PTSD can cause flashbacks and/or nightmares which are what we call re-experiencing symptoms. These symptoms can occur quickly and seemingly to bystanders as “out of nowhere”. They usually bring with them strong feelings and emotions of guilt, shame, anger, grief or fear. For some individuals the flashbacks can be so severe they feel as if the memory is occurring in real time. To children and partners this can be quite scary. The parent’s behavior is unpredictable. They may not understand why the family member is acting this way or what caused it. It can cause children to worry about that parent or feel that their parent is too fragile or unstable to take care of them. For a partner it can put them in a caregiver role and make them feel hopeless about how to get their partner back to who they were before the trauma.
It is common for anyone experiencing PTSD to try to avoid trauma reminders and/or triggers. This may cause them to avoid people, places and things that remind them of their trauma. It can also cause them difficulty in experiencing joy and pleasure in things they used to love. Leaving that family member to feel detached or cut-off from their partner and children. Avoidance and Numbing can leave partners and children feeling unloved, unsupported and unimportant. As the trauma survivor may be hesitant to go to family events, holidays, kids games and struggle to connect with and engage with their loved ones like they used to.
Because the re-experiencing symptoms are so upsetting, people with PTSD try not to think about the event. If you have PTSD, you may also try to avoid places and things that remind you of the trauma. Or you may not feel like doing things that used to be fun, like going to the movies or your child’s event. It can also be hard for people with PTSD to have good feelings. You may feel “cut off” from family and children. As a result, children may feel that the parent with PTSD does not care about them.
In my work, I have seen children whose siblings have experienced trauma struggle with many of the same trauma reactions and negative core beliefs. This is often due to parents focusing on trying to help the traumatized child and thus the sibling feeling neglected or pushed aside and unsupported. These children then tend to have a lot of the same acting-out or acting-in behaviors we described above. Many of them struggle with core beliefs of “I am responsible” “I have to be in control”; “I am unimportant/unlovable/defective”. This also occurs in children who are just so terrified of what happened to their sibling happening to them or anyone else they love that they are chronically anxious and fearful of the world.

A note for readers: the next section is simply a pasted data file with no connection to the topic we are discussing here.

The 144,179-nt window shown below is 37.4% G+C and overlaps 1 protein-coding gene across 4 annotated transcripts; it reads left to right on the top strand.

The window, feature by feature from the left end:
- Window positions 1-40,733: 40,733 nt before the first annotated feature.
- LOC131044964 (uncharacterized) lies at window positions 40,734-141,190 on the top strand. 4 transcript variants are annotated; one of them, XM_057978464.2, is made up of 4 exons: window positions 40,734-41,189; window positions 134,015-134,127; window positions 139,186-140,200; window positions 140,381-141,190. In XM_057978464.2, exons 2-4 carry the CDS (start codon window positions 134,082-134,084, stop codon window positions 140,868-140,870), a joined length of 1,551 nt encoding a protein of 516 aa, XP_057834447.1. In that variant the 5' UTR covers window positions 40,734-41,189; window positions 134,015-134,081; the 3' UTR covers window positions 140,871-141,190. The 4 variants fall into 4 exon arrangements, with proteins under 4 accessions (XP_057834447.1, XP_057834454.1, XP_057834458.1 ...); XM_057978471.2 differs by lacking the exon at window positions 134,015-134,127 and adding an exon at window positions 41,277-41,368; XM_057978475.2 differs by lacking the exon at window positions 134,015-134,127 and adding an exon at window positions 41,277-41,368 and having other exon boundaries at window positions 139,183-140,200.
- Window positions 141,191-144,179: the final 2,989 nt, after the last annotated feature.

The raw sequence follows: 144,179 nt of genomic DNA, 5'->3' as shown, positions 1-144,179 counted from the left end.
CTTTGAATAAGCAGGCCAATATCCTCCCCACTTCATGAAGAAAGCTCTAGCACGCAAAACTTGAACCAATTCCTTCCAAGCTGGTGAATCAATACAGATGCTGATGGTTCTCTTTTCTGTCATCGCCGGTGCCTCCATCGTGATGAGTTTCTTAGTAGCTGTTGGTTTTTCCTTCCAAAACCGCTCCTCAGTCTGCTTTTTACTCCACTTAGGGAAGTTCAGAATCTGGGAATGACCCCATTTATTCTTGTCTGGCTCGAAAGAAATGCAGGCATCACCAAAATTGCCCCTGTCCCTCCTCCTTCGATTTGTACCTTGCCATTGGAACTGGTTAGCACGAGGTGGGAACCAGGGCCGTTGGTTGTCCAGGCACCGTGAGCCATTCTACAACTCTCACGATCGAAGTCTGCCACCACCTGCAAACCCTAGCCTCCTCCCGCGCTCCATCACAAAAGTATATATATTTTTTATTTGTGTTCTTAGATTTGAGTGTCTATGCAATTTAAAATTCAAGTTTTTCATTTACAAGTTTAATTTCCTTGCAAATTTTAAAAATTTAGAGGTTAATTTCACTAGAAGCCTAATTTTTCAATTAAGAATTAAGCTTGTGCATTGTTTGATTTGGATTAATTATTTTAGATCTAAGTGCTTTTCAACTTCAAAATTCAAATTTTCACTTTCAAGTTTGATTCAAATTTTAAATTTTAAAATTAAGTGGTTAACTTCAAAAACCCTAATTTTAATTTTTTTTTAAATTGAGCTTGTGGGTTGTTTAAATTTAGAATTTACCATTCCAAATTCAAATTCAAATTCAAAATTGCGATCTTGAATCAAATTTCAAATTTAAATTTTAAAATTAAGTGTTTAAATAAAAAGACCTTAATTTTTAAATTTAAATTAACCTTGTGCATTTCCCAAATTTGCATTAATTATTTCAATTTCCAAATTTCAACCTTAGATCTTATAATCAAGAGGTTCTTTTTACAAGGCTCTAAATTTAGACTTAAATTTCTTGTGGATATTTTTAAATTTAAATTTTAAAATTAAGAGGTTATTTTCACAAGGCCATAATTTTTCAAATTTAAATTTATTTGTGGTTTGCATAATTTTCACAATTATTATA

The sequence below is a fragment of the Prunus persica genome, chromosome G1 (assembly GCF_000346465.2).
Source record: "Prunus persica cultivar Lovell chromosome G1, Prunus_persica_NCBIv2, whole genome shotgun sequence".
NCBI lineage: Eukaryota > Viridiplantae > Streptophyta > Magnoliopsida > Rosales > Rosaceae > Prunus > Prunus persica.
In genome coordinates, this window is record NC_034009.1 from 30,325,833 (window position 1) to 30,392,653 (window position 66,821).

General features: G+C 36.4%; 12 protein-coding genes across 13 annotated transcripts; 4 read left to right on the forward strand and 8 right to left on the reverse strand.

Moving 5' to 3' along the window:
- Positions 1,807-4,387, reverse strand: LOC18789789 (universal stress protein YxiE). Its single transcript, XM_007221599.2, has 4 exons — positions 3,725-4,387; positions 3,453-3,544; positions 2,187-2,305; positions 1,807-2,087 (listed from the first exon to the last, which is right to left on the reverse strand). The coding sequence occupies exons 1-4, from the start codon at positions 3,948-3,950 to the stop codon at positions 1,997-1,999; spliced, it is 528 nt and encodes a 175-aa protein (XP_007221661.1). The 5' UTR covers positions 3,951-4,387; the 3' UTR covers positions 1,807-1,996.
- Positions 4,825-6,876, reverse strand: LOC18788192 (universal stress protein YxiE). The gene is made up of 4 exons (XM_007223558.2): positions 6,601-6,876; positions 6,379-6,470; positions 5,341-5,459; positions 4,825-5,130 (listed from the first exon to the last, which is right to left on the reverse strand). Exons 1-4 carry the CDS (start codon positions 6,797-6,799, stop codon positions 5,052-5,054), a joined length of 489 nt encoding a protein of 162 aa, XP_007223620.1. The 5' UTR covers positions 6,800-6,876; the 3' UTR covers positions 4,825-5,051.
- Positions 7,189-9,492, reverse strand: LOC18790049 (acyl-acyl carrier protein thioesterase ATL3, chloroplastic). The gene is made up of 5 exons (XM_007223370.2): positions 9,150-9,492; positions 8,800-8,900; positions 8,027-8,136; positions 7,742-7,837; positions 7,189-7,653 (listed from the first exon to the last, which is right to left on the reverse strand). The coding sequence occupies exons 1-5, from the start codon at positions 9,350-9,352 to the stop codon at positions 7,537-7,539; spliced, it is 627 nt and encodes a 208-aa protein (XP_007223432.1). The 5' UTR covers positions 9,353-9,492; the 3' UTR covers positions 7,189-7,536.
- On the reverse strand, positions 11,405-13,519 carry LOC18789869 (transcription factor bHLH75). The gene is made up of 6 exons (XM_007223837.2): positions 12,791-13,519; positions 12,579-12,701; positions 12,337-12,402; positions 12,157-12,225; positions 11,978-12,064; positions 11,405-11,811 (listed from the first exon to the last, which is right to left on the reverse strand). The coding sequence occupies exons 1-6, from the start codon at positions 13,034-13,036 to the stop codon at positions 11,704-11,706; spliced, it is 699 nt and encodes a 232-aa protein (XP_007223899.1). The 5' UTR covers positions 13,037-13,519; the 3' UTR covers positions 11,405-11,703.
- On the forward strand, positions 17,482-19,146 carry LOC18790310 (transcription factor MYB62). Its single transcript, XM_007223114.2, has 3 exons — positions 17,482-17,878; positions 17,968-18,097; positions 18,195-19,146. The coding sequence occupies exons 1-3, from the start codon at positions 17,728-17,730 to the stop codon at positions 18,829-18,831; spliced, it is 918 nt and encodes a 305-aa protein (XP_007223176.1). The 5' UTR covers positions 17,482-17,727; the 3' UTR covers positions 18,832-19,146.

If this is all feeling a bit “close to home” you may want to reach out for support for yourself and your loved ones. Therapy will focus not just on the individual who has experienced trauma but also incorporate family sessions so that we work though any re-traumatizing interactions that are occurring within the family system. Here at Suffolk Family Therapy we are all perfectly imperfect humans who have been through our own “stuff”. We will not judge you, what happened or the aftermath. Our goal is to help you and your family work through what has happened so that you can feel and be the close, loving supportive happy family that you once were or that you long to be. No judgment. Just support and encouragement.
Our assessments will focus on both individual and interpersonal consequences of the trauma, including parent-child interactions, discipline, communication and other areas of family functioning. Depending on your family situation, we may recommend individual sessions for multiple family members who are being affected by the aftermath of the trauma, in conjunction with family sessions to work on the interpersonal relationships when everyone is ready. As always our approach will be tailored to each unique family and individual. We have a range of therapists and modalities, including: EMDR, TF-CBT, art therapy, bereavement counseling and couples counseling, to ensure that each family and family member has an approach that works for them.